James McPherson's Media & Politics Blog

Observations of a patriotic progressive historian, media critic & former journalist


  • By the author of The Conservative Resurgence and the Press: The Media’s Role in the Rise of the Right and of Journalism at the End of the American Century, 1965-Present. A former journalist with a Ph.D. in journalism, history and political science, McPherson is a past president of the American Journalism Historians Association and a board member for the Northwest Alliance for Responsible Media.

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If you’re reading this, apparently the worm didn’t turn

Posted by James McPherson on March 31, 2009

The dreaded “Conficker” virus may have shut down your computer, and mine, by the time you would have read this, since I’m writing it just minutes before midnight.

But I doubt it. On Monday, I had my media criticism class analyze the “60 Minutes” report about the virus from the previous night. They chuckled about much of it, and noticed a lot of advertising for the same company that protects my work computer but that my computer store rep suggested I avoid. And that was before the Web version of the story started out with a correction.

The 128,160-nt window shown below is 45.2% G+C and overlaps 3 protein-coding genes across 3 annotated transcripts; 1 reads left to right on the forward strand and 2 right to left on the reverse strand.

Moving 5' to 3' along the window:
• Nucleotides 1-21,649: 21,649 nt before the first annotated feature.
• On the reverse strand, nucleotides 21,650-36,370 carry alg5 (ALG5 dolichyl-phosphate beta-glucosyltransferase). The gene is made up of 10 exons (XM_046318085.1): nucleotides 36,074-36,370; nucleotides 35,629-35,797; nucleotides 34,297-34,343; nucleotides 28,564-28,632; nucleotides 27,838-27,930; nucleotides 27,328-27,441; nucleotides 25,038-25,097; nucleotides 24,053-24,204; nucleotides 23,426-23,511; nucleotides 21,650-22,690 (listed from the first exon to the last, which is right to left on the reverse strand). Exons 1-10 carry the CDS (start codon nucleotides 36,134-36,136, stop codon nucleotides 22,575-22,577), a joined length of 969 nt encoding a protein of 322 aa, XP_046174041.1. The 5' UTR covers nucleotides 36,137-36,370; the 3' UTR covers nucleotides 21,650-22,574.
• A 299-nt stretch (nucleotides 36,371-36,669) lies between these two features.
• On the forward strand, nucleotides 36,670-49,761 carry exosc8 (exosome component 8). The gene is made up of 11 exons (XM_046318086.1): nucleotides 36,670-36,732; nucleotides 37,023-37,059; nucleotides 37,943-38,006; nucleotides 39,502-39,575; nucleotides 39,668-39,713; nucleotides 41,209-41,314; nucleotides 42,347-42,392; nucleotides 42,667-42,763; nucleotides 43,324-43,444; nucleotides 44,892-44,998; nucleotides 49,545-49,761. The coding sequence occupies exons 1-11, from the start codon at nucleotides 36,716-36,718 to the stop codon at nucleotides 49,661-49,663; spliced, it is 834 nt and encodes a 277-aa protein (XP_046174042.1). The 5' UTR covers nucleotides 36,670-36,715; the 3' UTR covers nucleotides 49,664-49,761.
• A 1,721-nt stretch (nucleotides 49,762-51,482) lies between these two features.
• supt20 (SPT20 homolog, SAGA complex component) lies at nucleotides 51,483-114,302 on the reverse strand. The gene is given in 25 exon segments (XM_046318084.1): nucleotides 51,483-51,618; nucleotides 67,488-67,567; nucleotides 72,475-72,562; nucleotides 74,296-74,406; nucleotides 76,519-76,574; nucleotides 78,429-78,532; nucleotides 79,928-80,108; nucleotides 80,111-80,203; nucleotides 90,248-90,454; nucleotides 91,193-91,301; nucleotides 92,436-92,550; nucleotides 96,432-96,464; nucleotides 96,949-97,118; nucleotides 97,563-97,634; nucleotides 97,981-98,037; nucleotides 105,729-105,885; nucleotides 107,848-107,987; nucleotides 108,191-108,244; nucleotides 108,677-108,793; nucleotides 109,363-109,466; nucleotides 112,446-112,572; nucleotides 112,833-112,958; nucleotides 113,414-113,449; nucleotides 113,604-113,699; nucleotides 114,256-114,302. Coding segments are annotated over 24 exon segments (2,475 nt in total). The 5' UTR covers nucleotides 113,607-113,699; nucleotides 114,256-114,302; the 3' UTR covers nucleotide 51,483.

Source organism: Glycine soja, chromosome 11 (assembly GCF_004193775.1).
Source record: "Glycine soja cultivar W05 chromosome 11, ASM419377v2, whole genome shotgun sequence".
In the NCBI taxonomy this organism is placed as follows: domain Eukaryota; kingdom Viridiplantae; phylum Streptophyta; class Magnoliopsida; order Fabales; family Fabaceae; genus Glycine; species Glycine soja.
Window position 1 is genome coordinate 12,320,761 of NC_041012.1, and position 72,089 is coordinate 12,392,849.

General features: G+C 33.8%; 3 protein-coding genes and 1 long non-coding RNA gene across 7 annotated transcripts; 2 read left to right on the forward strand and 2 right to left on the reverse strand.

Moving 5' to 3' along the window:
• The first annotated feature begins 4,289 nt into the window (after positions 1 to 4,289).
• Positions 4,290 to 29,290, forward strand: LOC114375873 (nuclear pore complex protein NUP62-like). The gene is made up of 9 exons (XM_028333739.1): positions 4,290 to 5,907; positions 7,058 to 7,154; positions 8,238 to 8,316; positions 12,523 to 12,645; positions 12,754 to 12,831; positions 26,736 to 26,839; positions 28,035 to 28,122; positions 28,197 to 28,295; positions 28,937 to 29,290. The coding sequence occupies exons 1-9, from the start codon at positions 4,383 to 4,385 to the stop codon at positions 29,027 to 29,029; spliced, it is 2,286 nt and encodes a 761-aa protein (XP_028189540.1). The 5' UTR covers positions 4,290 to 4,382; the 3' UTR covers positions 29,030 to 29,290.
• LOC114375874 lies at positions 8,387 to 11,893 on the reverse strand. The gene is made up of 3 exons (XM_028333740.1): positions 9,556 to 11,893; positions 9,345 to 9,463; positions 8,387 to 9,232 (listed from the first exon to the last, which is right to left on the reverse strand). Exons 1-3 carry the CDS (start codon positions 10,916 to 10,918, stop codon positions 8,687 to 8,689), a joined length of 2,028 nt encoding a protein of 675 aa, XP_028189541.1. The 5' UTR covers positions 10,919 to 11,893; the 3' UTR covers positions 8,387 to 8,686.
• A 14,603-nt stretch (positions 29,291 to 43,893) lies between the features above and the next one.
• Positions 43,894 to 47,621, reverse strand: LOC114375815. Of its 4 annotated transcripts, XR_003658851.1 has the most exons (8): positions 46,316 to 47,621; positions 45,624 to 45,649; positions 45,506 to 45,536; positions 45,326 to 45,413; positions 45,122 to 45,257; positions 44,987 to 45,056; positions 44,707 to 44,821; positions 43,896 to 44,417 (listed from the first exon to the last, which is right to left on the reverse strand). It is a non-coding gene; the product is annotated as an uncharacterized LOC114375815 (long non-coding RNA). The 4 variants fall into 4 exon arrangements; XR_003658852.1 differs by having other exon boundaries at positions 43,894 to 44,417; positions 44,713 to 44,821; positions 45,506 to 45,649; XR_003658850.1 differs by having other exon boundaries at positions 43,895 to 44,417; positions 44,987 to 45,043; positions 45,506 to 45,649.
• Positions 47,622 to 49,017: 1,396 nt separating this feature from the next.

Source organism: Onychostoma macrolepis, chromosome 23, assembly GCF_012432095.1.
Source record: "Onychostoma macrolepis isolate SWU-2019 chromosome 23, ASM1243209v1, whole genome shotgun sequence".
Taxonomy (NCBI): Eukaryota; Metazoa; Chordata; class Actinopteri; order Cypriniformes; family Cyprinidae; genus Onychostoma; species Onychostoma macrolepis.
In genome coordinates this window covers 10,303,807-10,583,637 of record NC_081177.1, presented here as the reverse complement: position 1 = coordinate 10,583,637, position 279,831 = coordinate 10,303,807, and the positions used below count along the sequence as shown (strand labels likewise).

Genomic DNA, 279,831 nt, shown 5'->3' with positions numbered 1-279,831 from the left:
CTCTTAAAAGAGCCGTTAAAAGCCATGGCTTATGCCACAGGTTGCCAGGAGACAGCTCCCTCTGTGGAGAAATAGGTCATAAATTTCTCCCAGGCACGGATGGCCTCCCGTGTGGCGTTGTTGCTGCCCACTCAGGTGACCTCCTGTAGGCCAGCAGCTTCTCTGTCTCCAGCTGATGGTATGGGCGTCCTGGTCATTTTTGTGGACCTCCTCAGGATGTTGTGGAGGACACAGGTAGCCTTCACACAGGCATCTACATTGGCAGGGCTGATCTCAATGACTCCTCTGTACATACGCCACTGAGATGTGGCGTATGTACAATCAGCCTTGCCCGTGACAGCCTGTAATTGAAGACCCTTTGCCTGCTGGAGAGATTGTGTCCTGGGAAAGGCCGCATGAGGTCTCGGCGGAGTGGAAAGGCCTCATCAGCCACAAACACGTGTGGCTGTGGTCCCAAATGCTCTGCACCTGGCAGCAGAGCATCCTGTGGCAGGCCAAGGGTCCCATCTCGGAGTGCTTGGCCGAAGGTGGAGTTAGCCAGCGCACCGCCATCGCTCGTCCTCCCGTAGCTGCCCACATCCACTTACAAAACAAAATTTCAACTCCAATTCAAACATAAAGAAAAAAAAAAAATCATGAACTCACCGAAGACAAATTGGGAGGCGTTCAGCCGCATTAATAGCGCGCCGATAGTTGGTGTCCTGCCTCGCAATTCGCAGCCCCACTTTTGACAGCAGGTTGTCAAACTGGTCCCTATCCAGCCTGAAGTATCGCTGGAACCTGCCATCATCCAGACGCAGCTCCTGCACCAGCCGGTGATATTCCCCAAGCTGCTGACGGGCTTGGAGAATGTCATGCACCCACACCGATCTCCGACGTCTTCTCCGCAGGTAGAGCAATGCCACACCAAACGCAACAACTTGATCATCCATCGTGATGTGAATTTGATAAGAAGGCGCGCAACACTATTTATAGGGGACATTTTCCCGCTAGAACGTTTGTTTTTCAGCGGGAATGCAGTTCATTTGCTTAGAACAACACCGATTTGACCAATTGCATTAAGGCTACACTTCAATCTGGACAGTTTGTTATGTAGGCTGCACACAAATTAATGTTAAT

My students, fledgling media critics that they are, agreed that their grandparents, and other people my age and older, might be as afraid of that as many were of Y2K. Of course, few of the students remembered the panic about Y2K. Do you?

If so, you’re probably sleeping as soundly as I intend to be very shortly. Waking up on April 1, I’ll have other hoaxes to worry about–like whatever the students produce for the April Fools edition of the student newspaper.

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13 Responses to “If you’re reading this, apparently the worm didn’t turn”

  1. zelda said

    TAP TAP TAP…………….FINGER ROLL…………….WELL……..HMMMMMMM?????
    I GUESS THE EARLY BIRD GOT THE “WORM” THIS TIME.(lol!)
    wHEW!
    IT’S AFTER ONE A.M. AND WE ARE ALL STILL HERE……..
    guess we made it James……..
    zzzzzzzzzzzzzzzzzzzzzzzzzzz………………

  2. Gabrielle said

    you amuse me, zelda xD

    oh, and i definitely remember the y2k scare. none of the adults i knew took it seriously. i kind of hoped it would happen in the morbid way imaginative children do…i thought it might make life more interesting x.x

  3. warren searfoss said